<?xml version="1.0" encoding="UTF-8"?> <?xml-stylesheet type="text/xsl" href="configuration.xsl"?> <configuration> <property> <name>dfs.replication</name> <value>1</value> </property> <property> <name>dfs.permission</name> <value>false</value> </property> </configuration>
Step 9: Edit the mapred-site.xml file and edit the property mentioned below inside configuration tag:
mapred-site.xml contains configuration settings of MapReduce application like number of JVM that can run in parallel, the size of the mapper and the reducer process, CPU cores available for a process, etc.
In some cases, mapred-site.xml file is not available. So, we have to create the mapred-site.xml file using mapred-site.xml template.
Command: cp mapred-site.xml.template mapred-site.xml
Command: vi mapred-site.xml.
Fig: Hadoop Installation – Configuring mapred-site.xml
<?xml version="1.0" encoding="UTF-8"?> <?xml-stylesheet type="text/xsl" href="configuration.xsl"?> <configuration> <property> <name>mapreduce.framework.name</name> <value>yarn</value> </property> </configuration>
Step 10: Edit yarn-site.xml and edit the property mentioned below inside configuration tag:
yarn-site.xml contains configuration settings of ResourceManager and NodeManager like application memory management size, the operation needed on program & algorithm, etc.
Command: vi yarn-site.xml
Fig: Hadoop Installation – Configuring yarn-site.xml
<?xml version="1.0"> <configuration> <property> <name>yarn.nodemanager.aux-services</name> <value>mapreduce_shuffle</value> </property> <property> <name>yarn.nodemanager.auxservices.mapreduce.shuffle.class</name> <value>org.apache.hadoop.mapred.ShuffleHandler</value> </property> </configuration>
Step 11: Edit hadoop-env.sh and add the Java Path as mentioned below:
hadoop-env.sh contains the environment variables that are used in the script to run Hadoop like Java home path, etc.
Command: vi hadoop–env.sh
Fig: Hadoop Installation – Configuring hadoop-env.sh
Step 12: Go to Hadoop home directory and format the NameNode.
Command: cd hadoop-2.7.3
Command: bin/hadoop namenode -format
Fig: Hadoop Installation – Formatting NameNode
This formats the HDFS via NameNode. This command is only executed for the first time. Formatting the file system means initializing the directory specified by the dfs.name.dir variable.
Never format, up and running Hadoop filesystem. You will lose all your data stored in the HDFS.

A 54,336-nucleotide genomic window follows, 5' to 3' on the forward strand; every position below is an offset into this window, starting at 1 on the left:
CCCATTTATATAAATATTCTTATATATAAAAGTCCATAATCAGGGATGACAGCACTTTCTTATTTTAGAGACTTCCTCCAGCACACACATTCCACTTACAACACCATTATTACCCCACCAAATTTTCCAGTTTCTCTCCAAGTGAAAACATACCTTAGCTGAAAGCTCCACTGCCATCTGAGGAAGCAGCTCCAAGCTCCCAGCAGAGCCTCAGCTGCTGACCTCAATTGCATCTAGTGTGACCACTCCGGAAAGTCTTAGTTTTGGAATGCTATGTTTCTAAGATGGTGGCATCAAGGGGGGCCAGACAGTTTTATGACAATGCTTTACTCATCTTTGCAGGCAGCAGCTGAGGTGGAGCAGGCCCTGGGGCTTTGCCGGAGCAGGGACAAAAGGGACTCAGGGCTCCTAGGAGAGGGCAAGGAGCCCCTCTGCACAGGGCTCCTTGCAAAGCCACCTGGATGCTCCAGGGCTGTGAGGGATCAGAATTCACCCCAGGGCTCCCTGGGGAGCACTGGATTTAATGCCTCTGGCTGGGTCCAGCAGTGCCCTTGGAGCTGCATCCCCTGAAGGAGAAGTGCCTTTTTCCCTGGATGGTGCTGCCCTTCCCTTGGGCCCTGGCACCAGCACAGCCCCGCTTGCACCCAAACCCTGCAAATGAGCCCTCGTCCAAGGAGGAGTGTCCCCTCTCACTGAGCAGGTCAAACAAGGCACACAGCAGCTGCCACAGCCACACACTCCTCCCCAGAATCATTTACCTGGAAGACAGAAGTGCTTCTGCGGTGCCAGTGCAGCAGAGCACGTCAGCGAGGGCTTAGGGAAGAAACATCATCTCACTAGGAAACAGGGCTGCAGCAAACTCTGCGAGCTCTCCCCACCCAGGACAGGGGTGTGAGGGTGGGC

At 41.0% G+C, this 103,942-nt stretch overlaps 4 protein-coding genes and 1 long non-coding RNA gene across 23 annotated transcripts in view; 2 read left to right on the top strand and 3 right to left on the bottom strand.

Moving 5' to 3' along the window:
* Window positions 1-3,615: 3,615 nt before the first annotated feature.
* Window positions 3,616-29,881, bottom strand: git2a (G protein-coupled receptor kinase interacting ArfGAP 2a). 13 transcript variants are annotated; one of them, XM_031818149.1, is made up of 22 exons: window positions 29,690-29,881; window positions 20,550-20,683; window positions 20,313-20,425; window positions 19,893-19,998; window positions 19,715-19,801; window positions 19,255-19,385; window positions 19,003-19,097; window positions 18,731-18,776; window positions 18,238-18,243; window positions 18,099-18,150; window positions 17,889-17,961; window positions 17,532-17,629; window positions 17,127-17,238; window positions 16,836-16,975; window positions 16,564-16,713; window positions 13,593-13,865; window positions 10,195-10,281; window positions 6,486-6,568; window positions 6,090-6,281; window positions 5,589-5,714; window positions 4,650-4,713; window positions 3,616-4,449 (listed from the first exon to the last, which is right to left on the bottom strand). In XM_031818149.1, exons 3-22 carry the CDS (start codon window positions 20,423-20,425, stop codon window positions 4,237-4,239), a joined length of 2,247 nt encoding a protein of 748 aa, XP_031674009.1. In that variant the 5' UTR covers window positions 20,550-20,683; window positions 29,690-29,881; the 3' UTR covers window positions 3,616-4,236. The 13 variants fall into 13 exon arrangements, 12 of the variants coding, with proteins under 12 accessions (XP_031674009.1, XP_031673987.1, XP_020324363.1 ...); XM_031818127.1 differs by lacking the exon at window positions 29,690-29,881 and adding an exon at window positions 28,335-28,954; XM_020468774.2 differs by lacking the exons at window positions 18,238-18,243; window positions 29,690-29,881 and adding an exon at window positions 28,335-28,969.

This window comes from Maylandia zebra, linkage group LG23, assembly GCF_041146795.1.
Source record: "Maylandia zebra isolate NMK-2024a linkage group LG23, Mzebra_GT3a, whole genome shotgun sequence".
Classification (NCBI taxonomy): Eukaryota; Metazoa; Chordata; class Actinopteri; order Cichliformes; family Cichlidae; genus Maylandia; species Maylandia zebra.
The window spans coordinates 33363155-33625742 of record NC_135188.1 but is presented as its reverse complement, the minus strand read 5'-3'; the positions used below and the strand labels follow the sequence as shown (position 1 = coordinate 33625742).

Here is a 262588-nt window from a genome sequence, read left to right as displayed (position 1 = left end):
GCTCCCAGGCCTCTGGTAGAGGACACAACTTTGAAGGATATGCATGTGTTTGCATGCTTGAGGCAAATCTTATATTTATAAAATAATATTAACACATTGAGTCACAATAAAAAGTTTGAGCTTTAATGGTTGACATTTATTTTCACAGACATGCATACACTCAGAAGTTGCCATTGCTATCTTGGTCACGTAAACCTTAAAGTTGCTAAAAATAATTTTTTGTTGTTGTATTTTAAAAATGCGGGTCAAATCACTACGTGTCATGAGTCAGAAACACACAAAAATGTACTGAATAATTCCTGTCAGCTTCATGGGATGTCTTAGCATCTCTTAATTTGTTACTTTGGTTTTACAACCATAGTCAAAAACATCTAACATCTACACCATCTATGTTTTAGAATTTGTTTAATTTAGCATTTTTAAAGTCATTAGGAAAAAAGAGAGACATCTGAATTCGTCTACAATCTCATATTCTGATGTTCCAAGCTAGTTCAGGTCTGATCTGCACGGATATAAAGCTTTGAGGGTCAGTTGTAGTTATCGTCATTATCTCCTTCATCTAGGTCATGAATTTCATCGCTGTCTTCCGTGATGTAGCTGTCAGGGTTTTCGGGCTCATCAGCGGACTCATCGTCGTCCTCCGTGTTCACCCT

Step 13: Once the NameNode is formatted, go to hadoop-2.7.3/sbin directory and start all the daemons.
Command: cd hadoop-2.7.3/sbin
Either you can start all daemons with a single command or do it individually.
The above command is a combination of start-dfs.sh, start-yarn.sh & mr-jobhistory-daemon.sh
Or you can run all the services individually as below:
The NameNode is the centerpiece of an HDFS file system. It keeps the directory tree of all files stored in the HDFS and tracks all the file stored across the cluster.
Command: ./hadoop-daemon.sh start namenode
Fig: Hadoop Installation – Starting NameNode
On startup, a DataNode connects to the Namenode and it responds to the requests from the Namenode for different operations.
Command: ./hadoop-daemon.sh start datanode
Fig: Hadoop Installation – Starting DataNode
ResourceManager is the master that arbitrates all the available cluster resources and thus helps in managing the distributed applications running on the YARN system. Its work is to manage each NodeManagers and the each application’s ApplicationMaster.
Command: ./yarn-daemon.sh start resourcemanager
Fig: Hadoop Installation – Starting ResourceManager
The NodeManager in each machine framework is the agent which is responsible for managing containers, monitoring their resource usage and reporting the same to the ResourceManager.
Command: ./yarn-daemon.sh start nodemanager
Fig: Hadoop Installation – Starting NodeManager
JobHistoryServer is responsible for servicing all job history related requests from client.
Command: ./mr-jobhistory-daemon.sh start historyserver
Step 14: To check that all the Hadoop services are up and running, run the below command.
Fig: Hadoop Installation – Checking Daemons
Step 15: Now open the Mozilla browser and go to localhost:50070/dfshealth.html to check the NameNode interface.
Fig: Hadoop Installation – Starting WebUI
Congratulations, you have successfully installed a single node Hadoop cluster in one go. In our next blog of Hadoop Tutorial Series, we will be covering how to install Hadoop on a multi node cluster as well.